Sunday, June 24, 2012
I desperately need a Bedazzler.
This is how the whole saga began. My sewing group is doing a wardrobe challenge. Members who choose to participate will try to make a coordinated wardrobe--slacks, tops, jackets, skirts that can be mixed and matched.
So we took a fabric store road trip on Thursday. Now you'd think that if you went to a fabric store, you'd find fabric. Well, you will, but around here quilting fabric dominates the fabric stores. It's not as easy as you'd think to find good fashion (garment) fabric.
Our main stop was at Fabrications in Richland. They have lovely designer fabric and super helpful clerks. At the store my friends encouraged me to think outside my comfort zone--to think about a print! To think beyond my usual fashion guru LLBean.
I purchased some very nice cotton/poly twill in olive brown. Ok, so cotton/poly twill is not very unusual, but this was a beautiful quality. I'll make slacks from it.
But what to wear with it? My slacks tend to be black, navy and khaki. I wear blue, yellow, green and purple shirts. Mostly blue. And all plain colored. (No, it's not a dress code. I'm just in a rut.)
Yellow looked great with the olive brown, but I was challenged to try a print. I purchased a rayon knit with a sort of abstract print in olive brown, navy, tan, white and mauve. Whoa! Nothing else like that in my closet! This fabric will be a t-shirt.
Since I might make a jacket as well, I decided to cruise through Kohl's, Penney's, and Yonker's today to check out what might look good. Oops! Wrong season for jackets.
But there were lots of t-shirts in prints. And that brings us to the Beadazzler. The t-shirts were Beadazzled! Sparkle City! Major bling!
You'd think that a person who has as many beads as I do would have Beadazzled clothing. Nope. That I'd sparkle. Nope. That I'd wear bling. Nope.
LLBean is not Bedazzled and neither am I.
I need to get out of my wardrobe rut. I need to be Bedazzled. I desperately need a Beadazzler. Anyone have one I can borrow?
Saturday, June 23, 2012
What would you do if you received an email message to members of your family that Niece was expecting identical twins?
Of course, that same day, you'd email the female members of your family asking if they wanted to join in a group quilt for the twins. Er, two group quilts.
But being a sensitive person, you'd title your message, "Read Niece's Message First." You'd want the good news to come from Niece, but you would be so excited that you'd want the plotting and scheming to begin right away. So that is what I did.
Since we were all busy with Thanksgiving and Christmas preparations, we decided to delay active production until after the holidays. By then we'd probably know the gender of the babies and we could choose fabric to suit them. And at Christmas, three of the five of the family plotters and schemers would be able to shop for fabric together.
During our Christmas holiday together time, three of us picked out quilt fabric. We chose a floral print in two colorways--yellow and orange. These would be our focus fabrics. Then we picked out some blue, red, yellow and white to go with it. The green was added a bit later. We laundered, pressed, and cut our fabric so each of our five participants would have plenty of fabric to choose from. The fabric was then sent on to the participants.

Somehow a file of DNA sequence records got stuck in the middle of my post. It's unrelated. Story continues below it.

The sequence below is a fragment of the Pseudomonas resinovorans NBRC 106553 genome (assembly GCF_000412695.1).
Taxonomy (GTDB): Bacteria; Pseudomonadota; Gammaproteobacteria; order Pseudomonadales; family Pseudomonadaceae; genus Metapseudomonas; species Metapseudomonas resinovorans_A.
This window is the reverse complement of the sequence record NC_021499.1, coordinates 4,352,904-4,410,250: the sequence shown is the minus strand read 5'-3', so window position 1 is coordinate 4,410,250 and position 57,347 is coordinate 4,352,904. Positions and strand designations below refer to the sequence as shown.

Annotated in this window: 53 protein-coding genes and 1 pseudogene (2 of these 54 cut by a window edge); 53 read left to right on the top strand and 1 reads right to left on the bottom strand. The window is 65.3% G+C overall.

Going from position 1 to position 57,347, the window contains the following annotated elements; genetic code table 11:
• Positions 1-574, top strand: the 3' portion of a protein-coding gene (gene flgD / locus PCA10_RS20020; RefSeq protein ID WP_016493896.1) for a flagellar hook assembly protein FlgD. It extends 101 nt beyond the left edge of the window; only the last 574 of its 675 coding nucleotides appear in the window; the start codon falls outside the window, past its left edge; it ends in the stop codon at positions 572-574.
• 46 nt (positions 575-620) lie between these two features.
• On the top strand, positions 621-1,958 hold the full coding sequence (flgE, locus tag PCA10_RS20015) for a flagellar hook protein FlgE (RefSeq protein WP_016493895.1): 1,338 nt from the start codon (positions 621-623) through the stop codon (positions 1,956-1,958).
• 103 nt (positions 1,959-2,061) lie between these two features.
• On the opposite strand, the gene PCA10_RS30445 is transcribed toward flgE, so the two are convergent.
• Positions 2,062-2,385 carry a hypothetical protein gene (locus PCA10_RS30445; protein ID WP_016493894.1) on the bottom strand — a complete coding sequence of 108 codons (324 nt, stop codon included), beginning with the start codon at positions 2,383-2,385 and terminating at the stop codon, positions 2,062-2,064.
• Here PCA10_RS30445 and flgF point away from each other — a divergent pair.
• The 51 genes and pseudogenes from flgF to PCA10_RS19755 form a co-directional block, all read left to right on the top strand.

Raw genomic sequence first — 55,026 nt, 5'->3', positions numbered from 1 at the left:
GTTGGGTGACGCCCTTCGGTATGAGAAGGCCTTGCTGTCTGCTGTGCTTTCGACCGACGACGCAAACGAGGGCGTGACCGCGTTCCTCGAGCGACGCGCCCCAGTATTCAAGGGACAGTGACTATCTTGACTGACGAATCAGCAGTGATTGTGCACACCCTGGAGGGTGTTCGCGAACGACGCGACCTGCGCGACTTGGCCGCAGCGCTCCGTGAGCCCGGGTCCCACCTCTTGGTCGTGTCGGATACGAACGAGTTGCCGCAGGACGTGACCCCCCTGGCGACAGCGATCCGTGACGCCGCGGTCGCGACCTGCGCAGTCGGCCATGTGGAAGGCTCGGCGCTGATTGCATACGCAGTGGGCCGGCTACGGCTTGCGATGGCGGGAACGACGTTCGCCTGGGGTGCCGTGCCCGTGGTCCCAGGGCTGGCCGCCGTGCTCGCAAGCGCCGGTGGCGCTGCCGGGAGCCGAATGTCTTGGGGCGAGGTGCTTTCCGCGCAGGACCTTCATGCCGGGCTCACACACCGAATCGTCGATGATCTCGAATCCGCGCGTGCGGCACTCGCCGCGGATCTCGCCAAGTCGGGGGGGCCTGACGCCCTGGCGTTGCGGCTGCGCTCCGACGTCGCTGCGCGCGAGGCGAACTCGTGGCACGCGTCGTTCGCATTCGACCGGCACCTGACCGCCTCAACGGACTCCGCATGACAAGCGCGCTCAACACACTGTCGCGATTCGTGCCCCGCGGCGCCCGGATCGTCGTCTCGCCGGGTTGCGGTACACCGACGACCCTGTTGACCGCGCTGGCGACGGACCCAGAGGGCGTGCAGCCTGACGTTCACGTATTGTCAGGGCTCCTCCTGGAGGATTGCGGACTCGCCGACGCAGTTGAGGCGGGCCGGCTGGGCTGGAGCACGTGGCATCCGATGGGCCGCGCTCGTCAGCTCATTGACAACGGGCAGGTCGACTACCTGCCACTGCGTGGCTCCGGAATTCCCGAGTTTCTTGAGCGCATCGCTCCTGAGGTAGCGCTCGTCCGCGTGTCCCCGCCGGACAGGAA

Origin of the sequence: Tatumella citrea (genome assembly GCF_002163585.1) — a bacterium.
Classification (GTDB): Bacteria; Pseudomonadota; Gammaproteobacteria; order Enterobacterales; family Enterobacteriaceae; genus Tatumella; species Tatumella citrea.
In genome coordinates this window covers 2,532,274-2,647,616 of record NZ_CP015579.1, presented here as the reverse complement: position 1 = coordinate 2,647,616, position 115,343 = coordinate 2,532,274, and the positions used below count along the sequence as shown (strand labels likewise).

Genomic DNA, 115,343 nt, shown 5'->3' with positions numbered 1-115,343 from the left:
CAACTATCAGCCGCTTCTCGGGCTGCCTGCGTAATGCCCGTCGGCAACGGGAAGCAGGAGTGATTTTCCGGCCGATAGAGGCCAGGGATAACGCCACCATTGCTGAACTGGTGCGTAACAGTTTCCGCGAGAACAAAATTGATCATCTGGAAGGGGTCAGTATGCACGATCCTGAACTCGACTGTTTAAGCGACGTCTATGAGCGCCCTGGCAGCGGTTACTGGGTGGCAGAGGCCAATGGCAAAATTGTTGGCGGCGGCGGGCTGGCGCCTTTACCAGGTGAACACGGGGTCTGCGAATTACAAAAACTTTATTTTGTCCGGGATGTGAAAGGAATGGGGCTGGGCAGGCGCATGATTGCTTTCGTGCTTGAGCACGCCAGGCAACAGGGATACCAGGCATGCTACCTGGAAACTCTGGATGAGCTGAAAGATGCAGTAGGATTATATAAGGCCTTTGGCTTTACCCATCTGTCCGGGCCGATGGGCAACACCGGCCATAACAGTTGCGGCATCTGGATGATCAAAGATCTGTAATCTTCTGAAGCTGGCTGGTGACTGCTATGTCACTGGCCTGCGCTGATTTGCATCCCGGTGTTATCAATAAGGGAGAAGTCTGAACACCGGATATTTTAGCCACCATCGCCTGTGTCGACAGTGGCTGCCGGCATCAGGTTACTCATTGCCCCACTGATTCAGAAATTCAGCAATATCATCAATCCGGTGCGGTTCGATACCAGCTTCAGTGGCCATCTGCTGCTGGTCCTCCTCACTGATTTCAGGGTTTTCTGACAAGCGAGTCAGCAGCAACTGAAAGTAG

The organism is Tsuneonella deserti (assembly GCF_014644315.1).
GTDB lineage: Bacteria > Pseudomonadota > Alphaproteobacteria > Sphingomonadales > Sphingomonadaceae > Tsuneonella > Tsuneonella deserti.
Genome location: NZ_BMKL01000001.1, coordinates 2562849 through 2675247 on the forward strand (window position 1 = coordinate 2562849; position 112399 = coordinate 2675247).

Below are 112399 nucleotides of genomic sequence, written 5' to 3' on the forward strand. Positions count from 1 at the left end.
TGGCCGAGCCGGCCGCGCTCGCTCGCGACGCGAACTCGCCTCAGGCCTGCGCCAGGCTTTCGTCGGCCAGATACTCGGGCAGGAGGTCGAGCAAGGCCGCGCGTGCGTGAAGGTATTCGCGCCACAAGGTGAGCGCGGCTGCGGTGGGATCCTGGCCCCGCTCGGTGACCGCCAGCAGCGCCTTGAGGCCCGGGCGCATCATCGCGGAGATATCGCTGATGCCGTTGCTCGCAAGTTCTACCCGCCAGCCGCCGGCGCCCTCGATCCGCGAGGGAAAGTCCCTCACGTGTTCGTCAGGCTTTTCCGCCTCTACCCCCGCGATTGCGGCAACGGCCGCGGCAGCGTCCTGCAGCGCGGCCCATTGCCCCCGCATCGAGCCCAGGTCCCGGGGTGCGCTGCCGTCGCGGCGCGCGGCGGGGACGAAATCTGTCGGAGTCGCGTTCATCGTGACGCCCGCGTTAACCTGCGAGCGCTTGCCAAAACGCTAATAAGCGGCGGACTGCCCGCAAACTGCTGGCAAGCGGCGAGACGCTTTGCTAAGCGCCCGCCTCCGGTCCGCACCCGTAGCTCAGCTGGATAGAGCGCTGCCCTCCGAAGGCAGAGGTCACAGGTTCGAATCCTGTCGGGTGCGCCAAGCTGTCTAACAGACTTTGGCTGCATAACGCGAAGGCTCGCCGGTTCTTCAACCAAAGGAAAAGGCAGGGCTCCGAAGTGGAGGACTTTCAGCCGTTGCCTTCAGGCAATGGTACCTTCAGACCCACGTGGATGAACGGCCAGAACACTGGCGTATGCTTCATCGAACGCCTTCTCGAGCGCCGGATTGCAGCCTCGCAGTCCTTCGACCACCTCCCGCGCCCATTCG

Our only plan was to have two sampler quilts with 12 nine-inch blocks. Each participant could choose her own blocks and colors, as long as the yellow focus fabric was in all the blocks for one quilt and the orange focus fabric was in all the blocks for the other quilt. Many of us used Block Party by Marsha McCloskey as our reference book. We've used it before, and it works well for group quilts.
I was the only experienced quilter with no real job so I volunteered to assemble and quilt the quilts. The quilts were finished in late April, a couple of weeks after the girls were born.
If you look at the quilts, you will see that some of us made the same block twice in different colorways, and others of us made entirely different blocks for each quilt. That's one of the things that makes this sort of project fun. These are the sixth and seventh quilts that various groups of family members have made for this generation.
The quilts were delivered in early June to the adorable babies and their tired, but amazing, parents. One great-aunt got to hold them both at the same time.
Friday, June 22, 2012
All these Delicas and bugles?
All these hanks of beads?
And these 20 tubes of 11/0s, 10/0s, 9/0s, and cubes that were at first too shy to allow their photo to be on this blog?
That's what she asked me. I didn't ask her, but I did wonder what she was going to do with those two sets of 1950s salt and pepper shakers.
What we're both doing is increasing our net worth.
This is the way I figure it: Say, for example, that the beads were priced at $100. But at the 70% off sale, I only paid $30. I've increased my net worth by $70.
Early this morning I had a one hundred dollar bill. Now I have $100 worth of beads and a fifty dollar bill and a twenty dollar bill.
Early this morning I had $100. Now I have $170 worth of extremely valuable stuff (money and beads). I've increased my net worth by $70.
Had I been thinking more clearly, I might have relieved Dr. Mathematics of all his cash before he had a chance to peek into the going-out-of-business bead store. One quick look, and he decamped to the public library across the street. With more cash, I might have increased my net worth even more.
If the phone is busy when you call, don't worry. I'll be talking to NPR about economic theory.